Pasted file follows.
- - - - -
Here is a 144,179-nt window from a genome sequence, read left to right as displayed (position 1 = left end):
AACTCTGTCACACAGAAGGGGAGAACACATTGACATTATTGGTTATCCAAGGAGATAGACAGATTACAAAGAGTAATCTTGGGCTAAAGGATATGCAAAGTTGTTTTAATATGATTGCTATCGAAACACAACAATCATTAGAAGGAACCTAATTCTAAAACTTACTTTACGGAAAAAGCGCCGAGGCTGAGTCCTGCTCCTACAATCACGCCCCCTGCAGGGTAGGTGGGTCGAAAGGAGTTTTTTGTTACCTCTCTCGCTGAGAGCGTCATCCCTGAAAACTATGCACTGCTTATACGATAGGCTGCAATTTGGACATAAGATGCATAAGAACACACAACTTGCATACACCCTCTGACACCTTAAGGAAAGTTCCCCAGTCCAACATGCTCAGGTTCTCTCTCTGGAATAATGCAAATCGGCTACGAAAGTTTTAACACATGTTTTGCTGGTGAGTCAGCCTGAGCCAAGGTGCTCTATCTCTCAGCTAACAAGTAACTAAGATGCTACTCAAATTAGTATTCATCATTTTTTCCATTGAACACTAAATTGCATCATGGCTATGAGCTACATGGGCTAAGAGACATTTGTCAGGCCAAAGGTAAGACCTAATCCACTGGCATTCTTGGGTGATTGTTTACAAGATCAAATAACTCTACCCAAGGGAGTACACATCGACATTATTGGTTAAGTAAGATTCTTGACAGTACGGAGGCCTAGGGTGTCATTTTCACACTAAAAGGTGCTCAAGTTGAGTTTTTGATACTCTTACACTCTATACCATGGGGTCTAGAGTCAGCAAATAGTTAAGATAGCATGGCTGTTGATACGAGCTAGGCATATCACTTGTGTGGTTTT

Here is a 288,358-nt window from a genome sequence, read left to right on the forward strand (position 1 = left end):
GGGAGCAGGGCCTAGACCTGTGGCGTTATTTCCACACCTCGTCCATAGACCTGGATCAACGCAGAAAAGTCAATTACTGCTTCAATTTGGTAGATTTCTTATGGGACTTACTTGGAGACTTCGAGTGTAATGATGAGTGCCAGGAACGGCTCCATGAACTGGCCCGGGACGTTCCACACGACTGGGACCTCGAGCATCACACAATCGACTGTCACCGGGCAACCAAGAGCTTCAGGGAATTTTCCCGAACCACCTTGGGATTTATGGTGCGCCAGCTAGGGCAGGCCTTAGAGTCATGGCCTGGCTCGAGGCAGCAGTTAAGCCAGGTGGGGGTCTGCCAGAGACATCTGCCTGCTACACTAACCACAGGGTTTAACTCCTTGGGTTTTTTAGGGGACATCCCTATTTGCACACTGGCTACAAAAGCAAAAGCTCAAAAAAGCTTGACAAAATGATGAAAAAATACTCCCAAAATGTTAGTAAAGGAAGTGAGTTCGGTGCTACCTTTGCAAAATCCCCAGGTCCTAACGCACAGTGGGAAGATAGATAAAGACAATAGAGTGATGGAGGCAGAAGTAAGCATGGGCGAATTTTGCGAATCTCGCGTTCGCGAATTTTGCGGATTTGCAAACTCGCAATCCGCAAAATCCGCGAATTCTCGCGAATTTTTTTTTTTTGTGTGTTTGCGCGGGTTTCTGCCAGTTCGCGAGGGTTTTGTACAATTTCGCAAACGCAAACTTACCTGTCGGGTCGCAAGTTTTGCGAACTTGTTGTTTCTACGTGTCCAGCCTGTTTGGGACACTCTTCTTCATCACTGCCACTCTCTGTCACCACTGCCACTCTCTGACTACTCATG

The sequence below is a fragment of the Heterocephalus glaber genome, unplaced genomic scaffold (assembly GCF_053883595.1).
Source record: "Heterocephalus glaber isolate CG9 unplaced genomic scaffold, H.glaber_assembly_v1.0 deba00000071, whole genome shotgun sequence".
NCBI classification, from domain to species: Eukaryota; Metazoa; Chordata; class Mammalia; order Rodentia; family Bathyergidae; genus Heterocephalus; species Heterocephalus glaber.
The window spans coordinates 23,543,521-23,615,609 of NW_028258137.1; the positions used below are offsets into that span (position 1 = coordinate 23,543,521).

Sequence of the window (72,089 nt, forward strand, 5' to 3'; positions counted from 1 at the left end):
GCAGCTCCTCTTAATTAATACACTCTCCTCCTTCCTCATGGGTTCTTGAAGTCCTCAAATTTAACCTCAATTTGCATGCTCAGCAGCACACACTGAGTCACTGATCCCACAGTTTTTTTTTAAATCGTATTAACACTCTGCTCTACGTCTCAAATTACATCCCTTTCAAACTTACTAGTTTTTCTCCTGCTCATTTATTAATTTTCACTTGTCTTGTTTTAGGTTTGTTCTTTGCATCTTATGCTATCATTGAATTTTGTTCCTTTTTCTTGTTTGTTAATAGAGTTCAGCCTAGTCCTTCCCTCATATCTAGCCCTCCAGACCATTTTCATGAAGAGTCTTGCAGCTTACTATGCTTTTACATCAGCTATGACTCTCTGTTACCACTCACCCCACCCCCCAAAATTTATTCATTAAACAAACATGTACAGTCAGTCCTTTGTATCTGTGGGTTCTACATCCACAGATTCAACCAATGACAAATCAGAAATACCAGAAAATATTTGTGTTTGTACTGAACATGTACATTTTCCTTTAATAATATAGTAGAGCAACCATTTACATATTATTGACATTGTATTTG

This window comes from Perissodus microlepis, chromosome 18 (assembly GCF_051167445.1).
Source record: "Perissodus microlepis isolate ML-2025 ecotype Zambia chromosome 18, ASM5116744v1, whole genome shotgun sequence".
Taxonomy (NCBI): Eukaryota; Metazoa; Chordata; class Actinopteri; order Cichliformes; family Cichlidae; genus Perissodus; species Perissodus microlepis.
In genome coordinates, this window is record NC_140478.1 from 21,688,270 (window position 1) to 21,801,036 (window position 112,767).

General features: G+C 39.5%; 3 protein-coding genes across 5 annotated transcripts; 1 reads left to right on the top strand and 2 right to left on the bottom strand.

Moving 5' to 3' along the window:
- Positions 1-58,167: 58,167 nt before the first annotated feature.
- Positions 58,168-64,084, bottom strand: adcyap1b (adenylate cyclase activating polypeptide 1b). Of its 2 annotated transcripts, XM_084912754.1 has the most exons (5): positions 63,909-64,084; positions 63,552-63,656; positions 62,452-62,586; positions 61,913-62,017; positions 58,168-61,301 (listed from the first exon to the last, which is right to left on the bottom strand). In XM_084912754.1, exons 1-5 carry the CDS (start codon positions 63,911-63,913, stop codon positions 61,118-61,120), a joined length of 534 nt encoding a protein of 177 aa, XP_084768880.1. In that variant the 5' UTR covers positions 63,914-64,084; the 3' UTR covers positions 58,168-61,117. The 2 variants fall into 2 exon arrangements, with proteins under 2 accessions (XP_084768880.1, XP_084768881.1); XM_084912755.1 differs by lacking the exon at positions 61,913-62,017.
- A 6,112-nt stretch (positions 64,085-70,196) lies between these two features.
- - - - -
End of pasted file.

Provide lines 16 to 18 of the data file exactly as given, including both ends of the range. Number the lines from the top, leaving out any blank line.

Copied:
Moving 5' to 3' along the window:
- Positions 1-58,167: 58,167 nt before the first annotated feature.
- Positions 58,168-64,084, bottom strand: adcyap1b (adenylate cyclase activating polypeptide 1b). Of its 2 annotated transcripts, XM_084912754.1 has the most exons (5): positions 63,909-64,084; positions 63,552-63,656; positions 62,452-62,586; positions 61,913-62,017; positions 58,168-61,301 (listed from the first exon to the last, which is right to left on the bottom strand). In XM_084912754.1, exons 1-5 carry the CDS (start codon positions 63,911-63,913, stop codon positions 61,118-61,120), a joined length of 534 nt encoding a protein of 177 aa, XP_084768880.1. In that variant the 5' UTR covers positions 63,914-64,084; the 3' UTR covers positions 58,168-61,117. The 2 variants fall into 2 exon arrangements, with proteins under 2 accessions (XP_084768880.1, XP_084768881.1); XM_084912755.1 differs by lacking the exon at positions 61,913-62,017.